A renowned forensic expert testified Saturday that the autopsy done on 2-year-old Caylee Anthony was "shoddy" and that the duct tape Florida prosecutors contend suffocated the child was not applied until after her body had decomposed.
Dr. Werner Spitz offered his opinion on the third day of the defense's case in the murder trial of Casey Anthony, the Florida mother charged with murder in Caylee's death. The state rested its case earlier in the week.
Spitz has been an expert witness in several high-profile cases, including that of O.J. Simpson and record executive Phil Spector. Spitz also testified it was a failure that Caylee's skull was not opened during the official autopsy. Spitz conducted a second autopsy later.
"The head is part of the body and when you do an examination, you examine the whole body," Spitz said. "... That to me is a signal of a shoddy autopsy."
Casey Anthony, 25, faces a possible death sentence if convicted in her daughter's summer 2008 death and has pleaded not guilty. The defense says the girl drowned in her grandparents' swimming pool.
Spitz said he had intended to attend Caylee Anthony's original autopsy after her remains were found in a wooded area in December 2008. He was denied. He eventually came to Orlando to conduct his own exam and visited the crime scene, reviewed photos and read the official autopsy reports.
There were "specks" of decomposition sediment inside the left side of Caylee's skull, which Spitz said indicated the girl's death was not necessarily a homicide. Orange and Osceola County medical examiner Jan Garavaglia determined that Caylee was killed "by undetermined means."
If the tape had suffocated Caylee, evidence of skin would have been on the sticky side of the tape, he said. But there was no such evidence on the tape.
"I had problems with (the manner of death finding)," Spitz said. "When a body decomposes ... the tape comes loose on the skeletal structure. In this case, the only thing that held the tape there was hair and roots.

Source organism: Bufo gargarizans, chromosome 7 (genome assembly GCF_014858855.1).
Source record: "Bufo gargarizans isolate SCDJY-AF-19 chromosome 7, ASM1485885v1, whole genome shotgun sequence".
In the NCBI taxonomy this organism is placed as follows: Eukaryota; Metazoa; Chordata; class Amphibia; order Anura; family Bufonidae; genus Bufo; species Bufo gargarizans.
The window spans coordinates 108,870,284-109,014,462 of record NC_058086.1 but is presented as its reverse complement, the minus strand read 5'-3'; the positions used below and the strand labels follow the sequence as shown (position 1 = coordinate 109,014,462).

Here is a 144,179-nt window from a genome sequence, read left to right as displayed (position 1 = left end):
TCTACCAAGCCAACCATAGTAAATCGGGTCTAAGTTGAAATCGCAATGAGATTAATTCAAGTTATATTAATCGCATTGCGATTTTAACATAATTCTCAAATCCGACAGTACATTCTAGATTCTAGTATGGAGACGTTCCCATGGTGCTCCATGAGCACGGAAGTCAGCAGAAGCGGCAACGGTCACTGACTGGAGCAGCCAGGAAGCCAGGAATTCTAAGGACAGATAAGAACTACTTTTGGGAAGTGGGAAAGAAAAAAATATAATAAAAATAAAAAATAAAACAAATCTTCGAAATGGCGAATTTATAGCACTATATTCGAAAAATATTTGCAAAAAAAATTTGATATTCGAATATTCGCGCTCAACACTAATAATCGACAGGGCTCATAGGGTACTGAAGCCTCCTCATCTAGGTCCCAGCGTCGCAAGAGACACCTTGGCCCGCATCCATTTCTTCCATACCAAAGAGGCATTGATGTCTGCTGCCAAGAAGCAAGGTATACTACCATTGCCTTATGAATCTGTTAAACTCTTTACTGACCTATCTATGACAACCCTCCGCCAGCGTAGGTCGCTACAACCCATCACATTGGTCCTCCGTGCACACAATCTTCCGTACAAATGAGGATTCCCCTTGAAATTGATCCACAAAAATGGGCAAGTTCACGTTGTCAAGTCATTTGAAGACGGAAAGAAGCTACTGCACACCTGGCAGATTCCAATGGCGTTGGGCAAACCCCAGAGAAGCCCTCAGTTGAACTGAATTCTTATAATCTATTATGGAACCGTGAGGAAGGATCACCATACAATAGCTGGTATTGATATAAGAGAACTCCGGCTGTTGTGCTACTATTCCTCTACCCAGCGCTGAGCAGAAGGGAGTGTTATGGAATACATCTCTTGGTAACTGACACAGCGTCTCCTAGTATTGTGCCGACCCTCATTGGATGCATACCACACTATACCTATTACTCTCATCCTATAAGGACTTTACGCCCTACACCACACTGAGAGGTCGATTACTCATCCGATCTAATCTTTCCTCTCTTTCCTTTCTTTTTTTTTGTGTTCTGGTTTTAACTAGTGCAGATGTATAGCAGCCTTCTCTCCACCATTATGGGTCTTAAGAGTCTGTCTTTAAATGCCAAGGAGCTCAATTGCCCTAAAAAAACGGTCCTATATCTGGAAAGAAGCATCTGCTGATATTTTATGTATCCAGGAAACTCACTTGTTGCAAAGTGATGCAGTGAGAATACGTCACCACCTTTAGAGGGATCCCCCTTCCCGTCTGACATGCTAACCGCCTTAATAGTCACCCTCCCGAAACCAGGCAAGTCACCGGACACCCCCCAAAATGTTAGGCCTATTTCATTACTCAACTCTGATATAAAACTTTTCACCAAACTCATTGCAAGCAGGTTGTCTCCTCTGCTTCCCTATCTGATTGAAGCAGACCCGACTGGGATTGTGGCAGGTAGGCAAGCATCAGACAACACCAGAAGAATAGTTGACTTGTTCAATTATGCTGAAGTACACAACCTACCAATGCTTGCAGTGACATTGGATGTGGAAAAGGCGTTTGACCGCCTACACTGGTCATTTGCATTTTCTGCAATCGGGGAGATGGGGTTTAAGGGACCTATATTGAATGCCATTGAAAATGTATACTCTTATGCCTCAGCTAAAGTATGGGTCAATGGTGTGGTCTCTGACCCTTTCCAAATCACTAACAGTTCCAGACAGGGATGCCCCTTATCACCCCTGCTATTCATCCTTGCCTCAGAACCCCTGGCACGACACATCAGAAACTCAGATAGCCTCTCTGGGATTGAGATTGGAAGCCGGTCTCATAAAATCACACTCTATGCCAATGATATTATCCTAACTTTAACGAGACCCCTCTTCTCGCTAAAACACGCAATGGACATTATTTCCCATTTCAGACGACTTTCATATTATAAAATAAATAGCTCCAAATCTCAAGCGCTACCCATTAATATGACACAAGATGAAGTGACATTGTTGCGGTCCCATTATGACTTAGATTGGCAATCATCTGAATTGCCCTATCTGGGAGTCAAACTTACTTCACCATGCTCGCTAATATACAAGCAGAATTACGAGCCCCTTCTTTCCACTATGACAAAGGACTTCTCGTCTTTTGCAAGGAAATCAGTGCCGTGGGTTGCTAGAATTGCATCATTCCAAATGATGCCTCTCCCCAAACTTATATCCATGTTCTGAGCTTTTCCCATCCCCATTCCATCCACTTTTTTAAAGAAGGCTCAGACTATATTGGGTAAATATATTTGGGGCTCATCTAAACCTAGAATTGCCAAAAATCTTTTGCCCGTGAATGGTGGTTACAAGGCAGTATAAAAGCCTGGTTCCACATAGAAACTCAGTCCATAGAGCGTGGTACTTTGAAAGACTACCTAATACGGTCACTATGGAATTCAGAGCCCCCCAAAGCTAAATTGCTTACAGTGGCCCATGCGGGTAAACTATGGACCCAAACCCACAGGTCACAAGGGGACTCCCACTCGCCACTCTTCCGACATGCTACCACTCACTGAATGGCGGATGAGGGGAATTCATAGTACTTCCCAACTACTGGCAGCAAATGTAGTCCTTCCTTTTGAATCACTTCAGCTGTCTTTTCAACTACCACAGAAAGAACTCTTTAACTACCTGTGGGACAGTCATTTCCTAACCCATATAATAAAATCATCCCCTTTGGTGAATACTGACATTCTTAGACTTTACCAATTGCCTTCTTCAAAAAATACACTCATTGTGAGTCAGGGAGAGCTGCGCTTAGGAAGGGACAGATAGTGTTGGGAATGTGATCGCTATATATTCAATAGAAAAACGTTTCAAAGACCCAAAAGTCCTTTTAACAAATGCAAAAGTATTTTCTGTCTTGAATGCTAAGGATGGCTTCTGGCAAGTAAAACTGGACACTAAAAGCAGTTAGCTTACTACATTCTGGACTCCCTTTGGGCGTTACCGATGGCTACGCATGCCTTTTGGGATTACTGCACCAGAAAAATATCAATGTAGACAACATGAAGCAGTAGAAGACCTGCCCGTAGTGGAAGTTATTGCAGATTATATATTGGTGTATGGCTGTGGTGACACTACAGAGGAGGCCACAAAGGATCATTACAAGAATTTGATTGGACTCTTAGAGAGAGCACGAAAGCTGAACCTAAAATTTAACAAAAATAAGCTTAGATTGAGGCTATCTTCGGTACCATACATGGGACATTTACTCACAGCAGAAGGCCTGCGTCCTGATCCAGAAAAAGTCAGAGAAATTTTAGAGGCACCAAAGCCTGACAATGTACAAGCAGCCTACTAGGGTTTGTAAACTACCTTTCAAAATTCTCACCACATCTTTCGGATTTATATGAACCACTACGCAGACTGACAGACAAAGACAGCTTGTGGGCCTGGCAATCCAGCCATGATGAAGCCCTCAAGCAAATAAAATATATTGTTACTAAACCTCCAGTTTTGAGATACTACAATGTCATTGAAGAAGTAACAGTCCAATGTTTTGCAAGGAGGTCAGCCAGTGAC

"My strong opinion is duct tape was placed there to hold the (decomposed) lower jaw in place."
Prosecutor Jeff Ashton attacked Spitz's assessments on cross-examination, arguing that Spitz didn't have nearly as much information as Garavaglia did when she made her evaluation. Ashton also challenged Spitz to cite a particular written protocol that said the skull must be opened in every autopsy.
"I'm not aware of where you can find a protocol, but I can assure you it is part of a complete autopsy," Spitz said.
Later, Spitz suggested that the position of hair found with the child's skull might have been staged when it was photographed in the medical examiner's office.
"It wouldn't be the first time, sir," he said. "It's my opinion that somebody did."
The testimony of the defense's first witness of the day, forensic anthropologist William Rodriguez, was interrupted after prosecutors said he testified about information not previously disclosed to the state.
The objection came after Rodriguez said it would be impossible to determine the exact position of duct tape on a corpse. Because tape loses its stickiness, it may be shifted, and animals could have come in contact with the body, he said.
With the jury sent out of the courtroom, Judge Belvin Perry questioned Rodriguez about his planned testimony.
Rodriguez told him that he initially told lead defense attorney Jose Baez the information in February.
Baez told Perry the non-disclosure was not intentional. He said prosecutors had declined an opportunity to further question Rodriguez before trial and only asked for the pre-testimony report all witnesses were to submit. Perry said Baez's conduct seemed to have violated a pretrial order he issued.
"What you are basically saying is you can pick which orders you will comply and not comply with," Perry told Baez. "... It appears to me this was quite intentional. It was not an inadvertent slip."
Perry decided to have Rodriguez step down from the witness stand Saturday, allowing the state an opportunity to question him outside court. He said he would consider a special instruction to jurors about the non-disclosure and would reserve the right to hold Baez in contempt of court after the trial ends. Perry also warned Baez about further infractions that could end in witness exclusion.
"Lightning does not strike twice in one place," Perry said. "... I'm not making any promises of warranties if this happens a second time with this witness."